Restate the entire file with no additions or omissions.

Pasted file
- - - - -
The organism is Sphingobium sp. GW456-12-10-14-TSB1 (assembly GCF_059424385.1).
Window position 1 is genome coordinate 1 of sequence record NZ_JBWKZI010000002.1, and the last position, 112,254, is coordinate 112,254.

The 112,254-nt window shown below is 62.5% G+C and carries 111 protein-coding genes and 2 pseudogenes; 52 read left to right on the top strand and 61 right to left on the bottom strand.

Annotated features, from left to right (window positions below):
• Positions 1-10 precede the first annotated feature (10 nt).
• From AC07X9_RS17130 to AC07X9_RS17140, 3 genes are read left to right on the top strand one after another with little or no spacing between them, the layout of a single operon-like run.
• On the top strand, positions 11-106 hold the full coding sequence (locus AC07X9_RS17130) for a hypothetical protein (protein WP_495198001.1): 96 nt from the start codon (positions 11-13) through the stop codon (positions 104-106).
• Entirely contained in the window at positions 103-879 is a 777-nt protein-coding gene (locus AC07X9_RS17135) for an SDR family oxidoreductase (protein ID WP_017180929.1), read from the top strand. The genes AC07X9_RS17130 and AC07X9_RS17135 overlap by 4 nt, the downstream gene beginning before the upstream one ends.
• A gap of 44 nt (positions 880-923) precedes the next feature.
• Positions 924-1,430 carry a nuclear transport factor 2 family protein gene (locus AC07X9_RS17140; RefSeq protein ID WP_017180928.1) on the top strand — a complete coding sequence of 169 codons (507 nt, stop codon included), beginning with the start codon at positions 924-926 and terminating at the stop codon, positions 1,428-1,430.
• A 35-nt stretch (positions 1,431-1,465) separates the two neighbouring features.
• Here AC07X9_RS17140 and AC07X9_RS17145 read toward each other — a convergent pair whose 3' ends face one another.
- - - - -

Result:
The organism is Sphingobium sp. GW456-12-10-14-TSB1 (assembly GCF_059424385.1).
Window position 1 is genome coordinate 1 of sequence record NZ_JBWKZI010000002.1, and the last position, 112,254, is coordinate 112,254.

The 112,254-nt window shown below is 62.5% G+C and carries 111 protein-coding genes and 2 pseudogenes; 52 read left to right on the top strand and 61 right to left on the bottom strand.

Annotated features, from left to right (window positions below):
• Positions 1-10 precede the first annotated feature (10 nt).
• From AC07X9_RS17130 to AC07X9_RS17140, 3 genes are read left to right on the top strand one after another with little or no spacing between them, the layout of a single operon-like run.
• On the top strand, positions 11-106 hold the full coding sequence (locus AC07X9_RS17130) for a hypothetical protein (protein WP_495198001.1): 96 nt from the start codon (positions 11-13) through the stop codon (positions 104-106).
• Entirely contained in the window at positions 103-879 is a 777-nt protein-coding gene (locus AC07X9_RS17135) for an SDR family oxidoreductase (protein ID WP_017180929.1), read from the top strand. The genes AC07X9_RS17130 and AC07X9_RS17135 overlap by 4 nt, the downstream gene beginning before the upstream one ends.
• A gap of 44 nt (positions 880-923) precedes the next feature.
• Positions 924-1,430 carry a nuclear transport factor 2 family protein gene (locus AC07X9_RS17140; RefSeq protein ID WP_017180928.1) on the top strand — a complete coding sequence of 169 codons (507 nt, stop codon included), beginning with the start codon at positions 924-926 and terminating at the stop codon, positions 1,428-1,430.
• A 35-nt stretch (positions 1,431-1,465) separates the two neighbouring features.
• Here AC07X9_RS17140 and AC07X9_RS17145 read toward each other — a convergent pair whose 3' ends face one another.